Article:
Skincare unwrapped - What is Retinol?

Posted on the 24 October 2016 at 08:27

For many, reading the label on the back of our cosmetics containers is about as informative as trying to read a novel in Russian, having never studied the language before. In other words, it’s a pretty confusing square inch of paper! As a result, I wanted to try and de-mystify lotions and potions!

In this blog, I’ll be taking a look at Retinol – a key ingredient in many anti-ageing skincare products – and finding out what it is, what it does, and how best it should be used if you want to get the best results out of your skincare products.

Scientific studies have shown that Retinoids are capable of making a positive difference to everything from smoothing fine lines and wrinkles, to reducing the appearance of dark spots and making pores appear smaller1. Indeed, one Cochrane review published in the journal Dermatologic Therapy stated that "Retinoids are capable not only of repairing photo-aged skin at both the clinical and biochemical levels but their use may prevent photo-ageing.2"

Retinol is an animal derivative of Vitamin A that actively works to increase production of fibroblasts in the dermal layer of the skin, increasing the production of collagen and elastin and improving the strength and resiliency of the skin as an effective natural barrier3.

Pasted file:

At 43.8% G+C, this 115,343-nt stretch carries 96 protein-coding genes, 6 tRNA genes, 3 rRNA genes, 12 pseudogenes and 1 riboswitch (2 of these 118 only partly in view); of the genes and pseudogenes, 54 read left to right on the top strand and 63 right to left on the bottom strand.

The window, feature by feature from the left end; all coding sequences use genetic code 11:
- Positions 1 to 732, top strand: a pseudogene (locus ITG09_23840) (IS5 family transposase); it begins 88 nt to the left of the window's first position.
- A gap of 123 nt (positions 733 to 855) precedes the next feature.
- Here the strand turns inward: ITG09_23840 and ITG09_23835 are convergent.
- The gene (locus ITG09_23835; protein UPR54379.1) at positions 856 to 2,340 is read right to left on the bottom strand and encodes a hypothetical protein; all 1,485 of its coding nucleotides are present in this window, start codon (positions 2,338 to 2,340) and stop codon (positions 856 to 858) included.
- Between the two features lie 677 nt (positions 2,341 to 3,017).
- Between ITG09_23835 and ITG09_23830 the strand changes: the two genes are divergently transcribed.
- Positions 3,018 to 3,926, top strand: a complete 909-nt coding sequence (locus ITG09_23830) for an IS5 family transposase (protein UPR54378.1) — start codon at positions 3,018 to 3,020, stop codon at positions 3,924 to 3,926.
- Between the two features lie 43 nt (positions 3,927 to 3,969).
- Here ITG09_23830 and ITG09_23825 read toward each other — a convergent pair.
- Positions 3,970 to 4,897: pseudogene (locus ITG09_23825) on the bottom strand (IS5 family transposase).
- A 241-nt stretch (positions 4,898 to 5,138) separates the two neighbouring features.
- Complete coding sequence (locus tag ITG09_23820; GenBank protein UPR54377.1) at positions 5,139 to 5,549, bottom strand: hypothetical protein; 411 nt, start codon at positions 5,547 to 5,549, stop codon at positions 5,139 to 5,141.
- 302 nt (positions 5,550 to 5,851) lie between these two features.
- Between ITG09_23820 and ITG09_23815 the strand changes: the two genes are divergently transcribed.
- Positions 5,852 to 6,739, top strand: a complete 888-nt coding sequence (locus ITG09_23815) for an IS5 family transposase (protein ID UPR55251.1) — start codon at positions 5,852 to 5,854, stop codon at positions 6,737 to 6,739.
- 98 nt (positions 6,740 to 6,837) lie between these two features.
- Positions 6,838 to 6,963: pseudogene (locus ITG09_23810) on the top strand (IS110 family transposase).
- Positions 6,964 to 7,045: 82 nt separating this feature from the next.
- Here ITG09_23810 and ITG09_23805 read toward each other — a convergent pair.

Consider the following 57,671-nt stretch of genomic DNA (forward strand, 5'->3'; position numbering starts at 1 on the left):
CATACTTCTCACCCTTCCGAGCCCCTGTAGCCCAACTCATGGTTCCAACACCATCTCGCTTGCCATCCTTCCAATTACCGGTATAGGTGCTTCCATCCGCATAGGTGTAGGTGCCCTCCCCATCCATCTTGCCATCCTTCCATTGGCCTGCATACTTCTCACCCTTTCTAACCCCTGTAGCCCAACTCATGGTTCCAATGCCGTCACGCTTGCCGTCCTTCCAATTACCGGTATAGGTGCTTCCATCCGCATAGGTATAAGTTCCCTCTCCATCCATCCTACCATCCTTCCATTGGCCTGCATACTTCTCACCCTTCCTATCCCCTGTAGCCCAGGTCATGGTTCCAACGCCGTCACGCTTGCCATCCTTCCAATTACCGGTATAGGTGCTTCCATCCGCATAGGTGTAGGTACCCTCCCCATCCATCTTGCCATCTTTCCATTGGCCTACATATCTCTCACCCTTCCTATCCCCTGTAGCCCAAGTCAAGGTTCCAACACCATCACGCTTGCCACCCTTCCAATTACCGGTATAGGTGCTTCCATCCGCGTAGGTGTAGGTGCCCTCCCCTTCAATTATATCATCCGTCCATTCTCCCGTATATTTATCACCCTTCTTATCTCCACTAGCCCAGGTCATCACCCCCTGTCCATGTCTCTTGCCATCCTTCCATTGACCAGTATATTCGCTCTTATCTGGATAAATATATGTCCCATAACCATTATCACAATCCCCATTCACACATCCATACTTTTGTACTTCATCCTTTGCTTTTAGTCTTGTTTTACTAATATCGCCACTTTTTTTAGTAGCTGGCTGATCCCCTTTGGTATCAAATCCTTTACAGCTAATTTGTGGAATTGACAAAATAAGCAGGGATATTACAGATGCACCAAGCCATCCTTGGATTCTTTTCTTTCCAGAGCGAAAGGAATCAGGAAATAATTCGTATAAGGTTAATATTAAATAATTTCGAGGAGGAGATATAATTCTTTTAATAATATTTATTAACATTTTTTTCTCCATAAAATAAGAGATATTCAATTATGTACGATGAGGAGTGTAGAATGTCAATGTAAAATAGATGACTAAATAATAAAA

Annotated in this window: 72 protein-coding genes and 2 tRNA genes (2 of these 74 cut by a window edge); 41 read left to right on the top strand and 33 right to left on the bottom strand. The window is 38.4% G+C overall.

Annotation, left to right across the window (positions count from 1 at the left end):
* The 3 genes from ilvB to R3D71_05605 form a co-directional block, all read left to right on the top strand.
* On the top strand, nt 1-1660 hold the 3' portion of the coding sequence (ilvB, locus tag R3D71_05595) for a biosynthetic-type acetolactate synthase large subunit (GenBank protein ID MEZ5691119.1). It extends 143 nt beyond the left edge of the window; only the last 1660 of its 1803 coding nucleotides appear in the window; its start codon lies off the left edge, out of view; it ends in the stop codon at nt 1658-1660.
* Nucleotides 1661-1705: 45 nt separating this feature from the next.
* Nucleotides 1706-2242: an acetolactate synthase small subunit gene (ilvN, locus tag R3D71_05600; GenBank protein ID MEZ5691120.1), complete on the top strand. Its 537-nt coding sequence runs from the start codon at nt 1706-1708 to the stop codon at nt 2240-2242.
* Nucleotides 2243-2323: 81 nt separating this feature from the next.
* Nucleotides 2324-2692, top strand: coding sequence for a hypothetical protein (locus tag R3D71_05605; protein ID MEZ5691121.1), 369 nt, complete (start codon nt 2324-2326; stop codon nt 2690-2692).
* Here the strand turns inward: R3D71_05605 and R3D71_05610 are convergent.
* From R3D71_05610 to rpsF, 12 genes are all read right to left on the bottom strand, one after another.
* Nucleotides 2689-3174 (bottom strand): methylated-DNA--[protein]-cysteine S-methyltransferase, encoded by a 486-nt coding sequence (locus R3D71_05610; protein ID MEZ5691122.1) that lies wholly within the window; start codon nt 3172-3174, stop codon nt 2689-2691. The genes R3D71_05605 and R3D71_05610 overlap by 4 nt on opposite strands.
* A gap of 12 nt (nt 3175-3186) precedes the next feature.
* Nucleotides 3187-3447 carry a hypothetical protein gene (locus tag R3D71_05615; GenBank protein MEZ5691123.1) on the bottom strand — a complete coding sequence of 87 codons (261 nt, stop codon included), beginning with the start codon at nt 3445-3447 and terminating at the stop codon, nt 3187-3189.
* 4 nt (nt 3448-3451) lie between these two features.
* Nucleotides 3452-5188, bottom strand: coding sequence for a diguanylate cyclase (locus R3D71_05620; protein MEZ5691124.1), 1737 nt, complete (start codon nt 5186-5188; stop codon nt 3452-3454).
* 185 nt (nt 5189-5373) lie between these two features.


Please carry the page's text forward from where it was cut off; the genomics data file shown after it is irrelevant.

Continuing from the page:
Prescription-only treatments for acne (as well as other skin issues such as wrinkles and some of the visible symptoms of prolonged sun-exposure) contain ‘Retinoic Acid’; Retinoic Acid is the actual ‘magic ingredient’ that the body needs for optimal skin health, and is naturally produced by the body from Retinol, though Dana Sachs, an associate Professor of Dermatology at the University of Michigan Medical School, advised that ‘there is a lot of literature showing that while Retinol is more gentle than Retinoic Acid, biochemically it does exactly the same thing – it may just take longer to see results4. Unfortunately, Retinol as a chemical ingredient is subject to degradation5 if it is not stored correctly or in appropriate containers. It can also cause skin irritation, particularly if it is used incorrectly.

At my clinic, we sell a number of professional skincare products containing Retinol which have been carefully designed and developed by dermatological experts to promote cellular efficiency and regeneration, revitalise ageing and compromised skin, increase collagen production and improve skin tone and elasticity.

Make sure you ask a cosmetic medical expert about what’s best for your skin.


1 http://www.prevention.com/beauty/skin-care/best-anti-aging-product-retinoids-vitamin
2 http://www.webmd.boots.com/vitamins-and-minerals/vitamin-a
3 Katzev, P.K., Katzev Phillip K, 1991. Retinol skin care composition. U.S. Patent 5,002,760.
4 http://www.allure.com/gallery/biggest-retinol-cream-myths
5 Liu, J.C., Wang, J.C., Yusuf, M., Yamamoto, N. and Kazama, S., Johnson & Johnson Consumer Products, Inc., 2000. Skin care composition comprising a retinoid. U.S. Patent 6,080,393.

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